Even rock gardeners plant trees, either for shade or for ornamental purposes in their gardens. I'm starting this topic to explore favorite ornamental trees and shrubs that we might consider adding to our gardens.
I start with Magnolia tripetala, a southeastern USA species. The USDA Plant Profile link shows its native distribution as including New England and Massachusetts, whereas the Flora of North America does not, it shows a more limited southerly range. Regardless, this "giant leaf" magnolia is perfectly hardy here.
Magnolia tripetala, umbrella magnolia, umbrella tree (Syn. Magnolia virginiana var. tripetala)USDA Plant Profile shows a distribution including Massachusetts, but the Flora of North America does not show any distribution that far north, it shows a more limited southeasterly distribution.http://plants.usda.gov/java/profile?symbol=MATRhttp://www.efloras.org/object_page.aspx?object_id=6428&flora_id=1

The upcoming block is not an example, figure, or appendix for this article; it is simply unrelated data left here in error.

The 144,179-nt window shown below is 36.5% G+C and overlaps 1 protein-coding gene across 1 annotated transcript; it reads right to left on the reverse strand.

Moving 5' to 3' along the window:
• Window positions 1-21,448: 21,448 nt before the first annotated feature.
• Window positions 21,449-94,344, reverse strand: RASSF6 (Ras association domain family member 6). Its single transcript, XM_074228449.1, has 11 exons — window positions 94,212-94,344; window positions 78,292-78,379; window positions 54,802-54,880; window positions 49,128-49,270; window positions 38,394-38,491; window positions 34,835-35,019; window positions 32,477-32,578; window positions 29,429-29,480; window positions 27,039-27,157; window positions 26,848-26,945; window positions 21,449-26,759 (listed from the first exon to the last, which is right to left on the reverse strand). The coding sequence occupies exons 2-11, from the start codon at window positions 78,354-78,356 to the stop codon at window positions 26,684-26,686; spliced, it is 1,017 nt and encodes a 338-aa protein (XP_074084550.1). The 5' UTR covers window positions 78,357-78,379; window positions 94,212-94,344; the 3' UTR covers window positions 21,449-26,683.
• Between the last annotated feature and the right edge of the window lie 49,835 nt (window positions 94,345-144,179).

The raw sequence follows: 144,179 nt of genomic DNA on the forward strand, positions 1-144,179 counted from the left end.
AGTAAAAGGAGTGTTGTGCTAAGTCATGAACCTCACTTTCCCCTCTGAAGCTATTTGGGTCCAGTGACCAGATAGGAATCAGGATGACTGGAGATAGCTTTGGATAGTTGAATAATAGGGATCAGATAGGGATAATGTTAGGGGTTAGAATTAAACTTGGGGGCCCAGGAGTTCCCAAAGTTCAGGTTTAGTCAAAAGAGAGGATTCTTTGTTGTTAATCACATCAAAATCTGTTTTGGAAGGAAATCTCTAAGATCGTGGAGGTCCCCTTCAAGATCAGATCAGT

What I show is a selection named M. tripetala 'Petite', selected on account of the bright red seed heads. My tree grew to about 18', but snapped off at the base in an ice storm in 2008. For the next 3 years I selected suckers to become the new tree, but each autumn the leader would break off. Finally in 2011, a new leader became strong enough to restart the tree. It's a quick grower, with enormous tropical looking leaves, and immense blooms.
I was totally surprised today to see a single large bloom from my deck, hadn't even seen a bud before that. The leaves can grow more than 2' long (70 cm), a leaf whorl is huge, with striking late blooming white flowers. When checking out the bloom, I was surprised that flowers smelled so bad, a weird hard-to-describe aroma, something like brackish fishy salt water. It is reported "the malodorous flowers of Magnolia tripetala are uniquely associated with this species".
Two views of the flower, about 8" across.